Fixing the Form

Dress forms are pretty important for sewing, so I wanted one for a long time. My first was an old, hollow adjustable form, the fabric peeling off, a hair smaller than me (and the pieces cockeyed) when fully extended - at times I thought about covering it with two layers of pantyhose and stuffing it with fabric, but just getting a better form made more sense, since it was all rusty and gross.

The Dritz Double looked like a nice replacement, but I have a big fit issue - I'm short and my waist is extremely high. The petite Dritz form is almost short enough, but far from robust, so I fixed my eyes on the Uniquely You form. Not only would it take on my dimensions and peculiarities, it would be soft enough to be fitted with my corsets and stays!

I was psyched when it finally came last year. Okay, the form to be covered was pretty big and had ludicrous breasts, but it's foam, it would squish down. My mother fitted the cover to me and everything was looking great. I took the cover home and sat down to put it on the form ...

Oh dear. As many of you know, that foam does not like to squish - it took me ages and ages, moving the zipper a centimeter at a time. The bust was very low and had to be forcibly pushed into place with only moderate success, at my waist the fabric was strained and at the form's waist it was loose, and everywhere there were horizontal wrinkles because each seam was under such stress. I don't have a before picture, so - basically imagine an overstuffed sausage with monster shoulders. (Oh, didn't I mention? Nothing I owned could be put over the shoulders because they were so big. The arm stubs shouldn't stand out straight like that.) There was no question of getting a corset on it, because it was already squished beyond what it could take.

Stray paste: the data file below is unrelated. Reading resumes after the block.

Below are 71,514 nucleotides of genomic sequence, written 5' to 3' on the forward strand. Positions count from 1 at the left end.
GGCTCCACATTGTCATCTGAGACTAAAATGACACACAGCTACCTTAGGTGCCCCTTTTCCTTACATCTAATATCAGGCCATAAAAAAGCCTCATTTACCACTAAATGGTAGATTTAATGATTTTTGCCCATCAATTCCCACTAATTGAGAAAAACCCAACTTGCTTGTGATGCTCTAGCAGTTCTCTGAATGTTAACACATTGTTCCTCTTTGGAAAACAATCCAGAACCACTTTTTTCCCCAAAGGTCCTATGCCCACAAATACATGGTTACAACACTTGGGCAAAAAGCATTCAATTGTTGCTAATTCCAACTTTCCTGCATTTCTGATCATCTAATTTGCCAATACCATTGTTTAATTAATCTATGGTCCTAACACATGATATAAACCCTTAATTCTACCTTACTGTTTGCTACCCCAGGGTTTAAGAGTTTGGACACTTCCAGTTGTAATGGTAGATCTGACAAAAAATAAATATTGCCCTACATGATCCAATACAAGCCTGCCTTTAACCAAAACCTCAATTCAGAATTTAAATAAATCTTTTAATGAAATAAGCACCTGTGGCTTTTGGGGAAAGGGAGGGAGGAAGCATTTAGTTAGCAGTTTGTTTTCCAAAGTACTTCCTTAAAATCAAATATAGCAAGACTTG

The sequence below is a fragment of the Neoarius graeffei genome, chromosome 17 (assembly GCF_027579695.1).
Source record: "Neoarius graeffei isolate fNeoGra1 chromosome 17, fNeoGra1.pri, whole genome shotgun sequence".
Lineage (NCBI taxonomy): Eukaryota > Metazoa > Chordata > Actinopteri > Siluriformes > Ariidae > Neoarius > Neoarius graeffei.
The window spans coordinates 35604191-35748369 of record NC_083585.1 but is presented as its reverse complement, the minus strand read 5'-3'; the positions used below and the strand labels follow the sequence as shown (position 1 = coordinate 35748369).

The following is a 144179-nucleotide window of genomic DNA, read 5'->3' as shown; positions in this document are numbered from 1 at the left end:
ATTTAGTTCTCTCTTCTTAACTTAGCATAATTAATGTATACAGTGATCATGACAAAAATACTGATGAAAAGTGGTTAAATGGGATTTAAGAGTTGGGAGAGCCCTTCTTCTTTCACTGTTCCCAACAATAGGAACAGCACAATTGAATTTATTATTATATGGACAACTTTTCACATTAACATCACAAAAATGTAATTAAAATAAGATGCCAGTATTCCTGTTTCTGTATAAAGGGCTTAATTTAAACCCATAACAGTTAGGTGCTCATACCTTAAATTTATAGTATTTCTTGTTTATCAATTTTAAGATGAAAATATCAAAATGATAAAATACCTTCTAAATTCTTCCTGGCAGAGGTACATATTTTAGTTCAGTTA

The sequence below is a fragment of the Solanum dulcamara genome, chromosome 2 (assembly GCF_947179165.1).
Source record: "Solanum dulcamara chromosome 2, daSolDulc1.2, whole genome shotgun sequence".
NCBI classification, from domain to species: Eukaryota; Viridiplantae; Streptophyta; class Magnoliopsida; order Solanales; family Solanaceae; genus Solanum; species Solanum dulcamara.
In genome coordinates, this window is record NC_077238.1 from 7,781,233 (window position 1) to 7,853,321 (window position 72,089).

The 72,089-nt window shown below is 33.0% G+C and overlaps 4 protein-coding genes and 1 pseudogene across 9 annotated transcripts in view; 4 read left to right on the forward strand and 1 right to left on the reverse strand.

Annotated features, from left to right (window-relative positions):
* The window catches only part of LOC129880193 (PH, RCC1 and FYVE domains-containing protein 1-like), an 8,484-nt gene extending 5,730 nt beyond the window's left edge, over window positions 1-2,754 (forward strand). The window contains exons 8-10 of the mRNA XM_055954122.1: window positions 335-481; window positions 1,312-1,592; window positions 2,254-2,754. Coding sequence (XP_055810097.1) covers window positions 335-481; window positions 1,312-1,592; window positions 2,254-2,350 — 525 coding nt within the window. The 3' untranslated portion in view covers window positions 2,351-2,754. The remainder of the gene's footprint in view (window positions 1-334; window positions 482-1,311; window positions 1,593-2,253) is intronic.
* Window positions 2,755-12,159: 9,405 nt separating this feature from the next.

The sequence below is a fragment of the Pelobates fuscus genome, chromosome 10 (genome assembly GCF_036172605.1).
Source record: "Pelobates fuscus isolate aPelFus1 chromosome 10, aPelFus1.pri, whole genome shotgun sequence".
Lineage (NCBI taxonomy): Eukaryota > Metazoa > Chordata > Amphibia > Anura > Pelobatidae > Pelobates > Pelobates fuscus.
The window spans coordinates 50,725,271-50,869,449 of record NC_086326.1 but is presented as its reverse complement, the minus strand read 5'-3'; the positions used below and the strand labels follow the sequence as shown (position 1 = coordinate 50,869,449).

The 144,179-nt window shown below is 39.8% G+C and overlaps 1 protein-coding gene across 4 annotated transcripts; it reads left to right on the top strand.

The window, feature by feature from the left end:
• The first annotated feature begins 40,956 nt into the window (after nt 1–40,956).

Closest thing I have to a before picture. Using the form is why my white ca. 1780 gown has such a low waist!
I put up with it for a long time, barely using it or letting it just stand around. At one point, I thought they might have sent me the wrong size body, since I ordered the medium with the largest medium cover and it should theoretically have fit fairly easily. The company wasn't keen on that idea, wouldn't tell me about what base measurements it ought to have for comparison, and wanted me to pay for return shipping plus a restocking fee to exchange it, which I obviously didn't want to do if I wasn't totally sure that it was the wrong size in the first place.

Recently, I decided that the situation needed to be remedied. Julie fixed hers a little while ago, so I knew from her experience that kitchen knives were not the answer. Following my mother's suggestion, I got a boxcutter at the hardware store - you want the kind with a long, thin blade, 18 mm/7 point size - and pushed the blade all the way out. Carefully, I sawed off a thin flake of foam, then another, then another.

(I can't recommend this method enough. The blade does not get dull - I bought a pack of extras and used none of them. However, when doing broad and flat areas like the back it's difficult to get purchase for the blade because there's no room for your knuckles.)

It does take forever. You've got to keep trying the cover back on to see where there's stress, and you still want it to be kind of tight. I did start taking bigger chunks out when I got to the butt, because I knew it was way too low and too big, because of the shortness issue, and it's resulted in a very knobbly texture. It's worth it, though!

It's not hugely different from the way it was before, but the waist is higher, the bust isn't quite as low, and it doesn't look like it's going to burst out of the cover.

What I really could do is add a little bit of padding through the hips, because the foam body's waist being lower than mine means it's a little thin there ... but I don't tend to make anything ever, really that's fitted in the hips, so I don't know when I'll do it. I don't want to accidentally pad it out too much!